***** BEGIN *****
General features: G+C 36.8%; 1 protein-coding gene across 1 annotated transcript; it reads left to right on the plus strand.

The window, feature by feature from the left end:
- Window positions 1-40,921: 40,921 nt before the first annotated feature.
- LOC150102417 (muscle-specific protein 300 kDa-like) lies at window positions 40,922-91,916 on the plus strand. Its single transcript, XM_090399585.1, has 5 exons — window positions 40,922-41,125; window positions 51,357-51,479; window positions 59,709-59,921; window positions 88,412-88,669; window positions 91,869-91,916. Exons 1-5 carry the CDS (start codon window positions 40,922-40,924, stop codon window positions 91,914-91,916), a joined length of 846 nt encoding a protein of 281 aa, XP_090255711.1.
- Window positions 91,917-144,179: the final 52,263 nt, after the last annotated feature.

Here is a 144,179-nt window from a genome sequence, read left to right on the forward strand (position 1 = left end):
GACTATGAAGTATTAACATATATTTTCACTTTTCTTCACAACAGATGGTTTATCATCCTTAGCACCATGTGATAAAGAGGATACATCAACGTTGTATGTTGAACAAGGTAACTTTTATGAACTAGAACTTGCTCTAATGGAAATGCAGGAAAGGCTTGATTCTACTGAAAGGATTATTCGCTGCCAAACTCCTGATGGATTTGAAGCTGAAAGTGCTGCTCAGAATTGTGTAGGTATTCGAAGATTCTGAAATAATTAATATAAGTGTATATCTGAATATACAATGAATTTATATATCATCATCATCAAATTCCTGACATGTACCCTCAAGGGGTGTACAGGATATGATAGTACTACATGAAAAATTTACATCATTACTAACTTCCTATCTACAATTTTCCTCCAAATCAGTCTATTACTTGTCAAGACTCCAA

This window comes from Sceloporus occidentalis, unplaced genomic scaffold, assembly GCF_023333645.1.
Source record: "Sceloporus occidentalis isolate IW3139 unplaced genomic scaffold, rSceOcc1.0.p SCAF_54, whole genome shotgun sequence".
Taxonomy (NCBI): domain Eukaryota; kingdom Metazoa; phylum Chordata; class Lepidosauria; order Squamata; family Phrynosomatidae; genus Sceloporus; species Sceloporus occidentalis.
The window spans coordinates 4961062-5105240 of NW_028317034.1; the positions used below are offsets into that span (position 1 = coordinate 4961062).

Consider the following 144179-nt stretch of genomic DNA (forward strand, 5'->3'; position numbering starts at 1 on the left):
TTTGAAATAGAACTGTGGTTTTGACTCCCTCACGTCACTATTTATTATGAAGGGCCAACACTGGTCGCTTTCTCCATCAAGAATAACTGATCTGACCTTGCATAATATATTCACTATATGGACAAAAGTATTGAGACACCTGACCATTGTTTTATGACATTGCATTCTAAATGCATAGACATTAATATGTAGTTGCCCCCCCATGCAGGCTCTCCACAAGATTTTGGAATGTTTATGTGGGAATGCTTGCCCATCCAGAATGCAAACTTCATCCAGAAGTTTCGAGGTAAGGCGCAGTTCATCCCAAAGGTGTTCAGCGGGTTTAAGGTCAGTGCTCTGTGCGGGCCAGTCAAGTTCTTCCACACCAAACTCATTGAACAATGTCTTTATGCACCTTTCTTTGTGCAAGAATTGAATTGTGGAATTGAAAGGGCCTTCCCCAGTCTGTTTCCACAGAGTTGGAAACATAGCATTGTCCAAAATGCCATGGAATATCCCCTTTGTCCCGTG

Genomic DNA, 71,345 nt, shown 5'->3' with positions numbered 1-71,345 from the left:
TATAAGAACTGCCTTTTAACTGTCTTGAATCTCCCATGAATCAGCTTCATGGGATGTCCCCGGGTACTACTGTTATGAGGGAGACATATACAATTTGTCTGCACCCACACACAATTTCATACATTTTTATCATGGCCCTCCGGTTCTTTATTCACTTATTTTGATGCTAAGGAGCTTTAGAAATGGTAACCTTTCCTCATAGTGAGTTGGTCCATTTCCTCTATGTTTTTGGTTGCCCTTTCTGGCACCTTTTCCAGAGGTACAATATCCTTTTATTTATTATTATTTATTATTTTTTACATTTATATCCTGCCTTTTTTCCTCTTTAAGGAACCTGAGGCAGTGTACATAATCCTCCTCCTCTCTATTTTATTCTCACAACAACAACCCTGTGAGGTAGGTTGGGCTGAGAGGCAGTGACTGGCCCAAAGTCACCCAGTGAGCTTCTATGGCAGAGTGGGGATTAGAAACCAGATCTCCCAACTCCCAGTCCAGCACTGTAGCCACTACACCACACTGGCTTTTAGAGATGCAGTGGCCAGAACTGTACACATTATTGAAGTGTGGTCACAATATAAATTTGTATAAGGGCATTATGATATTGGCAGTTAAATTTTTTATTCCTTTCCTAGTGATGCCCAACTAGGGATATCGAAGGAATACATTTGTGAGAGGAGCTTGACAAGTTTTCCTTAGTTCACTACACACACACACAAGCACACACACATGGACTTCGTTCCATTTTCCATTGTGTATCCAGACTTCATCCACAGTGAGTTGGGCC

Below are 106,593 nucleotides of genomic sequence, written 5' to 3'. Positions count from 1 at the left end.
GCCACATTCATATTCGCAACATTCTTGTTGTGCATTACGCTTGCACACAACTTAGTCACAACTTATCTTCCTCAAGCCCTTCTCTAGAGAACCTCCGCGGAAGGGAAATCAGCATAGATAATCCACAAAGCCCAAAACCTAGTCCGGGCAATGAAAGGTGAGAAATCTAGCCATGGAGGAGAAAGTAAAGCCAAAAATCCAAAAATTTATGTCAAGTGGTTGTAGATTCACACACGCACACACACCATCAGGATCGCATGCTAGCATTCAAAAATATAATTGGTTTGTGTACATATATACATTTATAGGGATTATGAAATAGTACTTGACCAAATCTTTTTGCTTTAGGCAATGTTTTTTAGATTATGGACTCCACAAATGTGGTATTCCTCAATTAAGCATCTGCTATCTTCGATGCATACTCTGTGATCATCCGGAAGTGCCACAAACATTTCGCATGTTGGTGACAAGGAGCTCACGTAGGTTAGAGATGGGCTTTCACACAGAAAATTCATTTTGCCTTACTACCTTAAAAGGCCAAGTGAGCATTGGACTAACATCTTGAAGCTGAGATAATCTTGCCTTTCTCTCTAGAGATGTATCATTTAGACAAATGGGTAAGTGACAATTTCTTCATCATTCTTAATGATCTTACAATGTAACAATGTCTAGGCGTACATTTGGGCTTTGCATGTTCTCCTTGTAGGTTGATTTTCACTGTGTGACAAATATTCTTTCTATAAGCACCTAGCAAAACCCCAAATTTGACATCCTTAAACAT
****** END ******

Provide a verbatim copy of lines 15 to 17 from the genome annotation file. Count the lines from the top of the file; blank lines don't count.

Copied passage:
TATAAGAACTGCCTTTTAACTGTCTTGAATCTCCCATGAATCAGCTTCATGGGATGTCCCCGGGTACTACTGTTATGAGGGAGACATATACAATTTGTCTGCACCCACACACAATTTCATACATTTTTATCATGGCCCTCCGGTTCTTTATTCACTTATTTTGATGCTAAGGAGCTTTAGAAATGGTAACCTTTCCTCATAGTGAGTTGGTCCATTTCCTCTATGTTTTTGGTTGCCCTTTCTGGCACCTTTTCCAGAGGTACAATATCCTTTTATTTATTATTATTTATTATTTTTTACATTTATATCCTGCCTTTTTTCCTCTTTAAGGAACCTGAGGCAGTGTACATAATCCTCCTCCTCTCTATTTTATTCTCACAACAACAACCCTGTGAGGTAGGTTGGGCTGAGAGGCAGTGACTGGCCCAAAGTCACCCAGTGAGCTTCTATGGCAGAGTGGGGATTAGAAACCAGATCTCCCAACTCCCAGTCCAGCACTGTAGCCACTACACCACACTGGCTTTTAGAGATGCAGTGGCCAGAACTGTACACATTATTGAAGTGTGGTCACAATATAAATTTGTATAAGGGCATTATGATATTGGCAGTTAAATTTTTTATTCCTTTCCTAGTGATGCCCAACTAGGGATATCGAAGGAATACATTTGTGAGAGGAGCTTGACAAGTTTTCCTTAGTTCACTACACACACACACAAGCACACACACATGGACTTCGTTCCATTTTCCATTGTGTATCCAGACTTCATCCACAGTGAGTTGGGCC

Below are 106,593 nucleotides of genomic sequence, written 5' to 3'. Positions count from 1 at the left end.
GCCACATTCATATTCGCAACATTCTTGTTGTGCATTACGCTTGCACACAACTTAGTCACAACTTATCTTCCTCAAGCCCTTCTCTAGAGAACCTCCGCGGAAGGGAAATCAGCATAGATAATCCACAAAGCCCAAAACCTAGTCCGGGCAATGAAAGGTGAGAAATCTAGCCATGGAGGAGAAAGTAAAGCCAAAAATCCAAAAATTTATGTCAAGTGGTTGTAGATTCACACACGCACACACACCATCAGGATCGCATGCTAGCATTCAAAAATATAATTGGTTTGTGTACATATATACATTTATAGGGATTATGAAATAGTACTTGACCAAATCTTTTTGCTTTAGGCAATGTTTTTTAGATTATGGACTCCACAAATGTGGTATTCCTCAATTAAGCATCTGCTATCTTCGATGCATACTCTGTGATCATCCGGAAGTGCCACAAACATTTCGCATGTTGGTGACAAGGAGCTCACGTAGGTTAGAGATGGGCTTTCACACAGAAAATTCATTTTGCCTTACTACCTTAAAAGGCCAAGTGAGCATTGGACTAACATCTTGAAGCTGAGATAATCTTGCCTTTCTCTCTAGAGATGTATCATTTAGACAAATGGGTAAGTGACAATTTCTTCATCATTCTTAATGATCTTACAATGTAACAATGTCTAGGCGTACATTTGGGCTTTGCATGTTCTCCTTGTAGGTTGATTTTCACTGTGTGACAAATATTCTTTCTATAAGCACCTAGCAAAACCCCAAATTTGACATCCTTAAACAT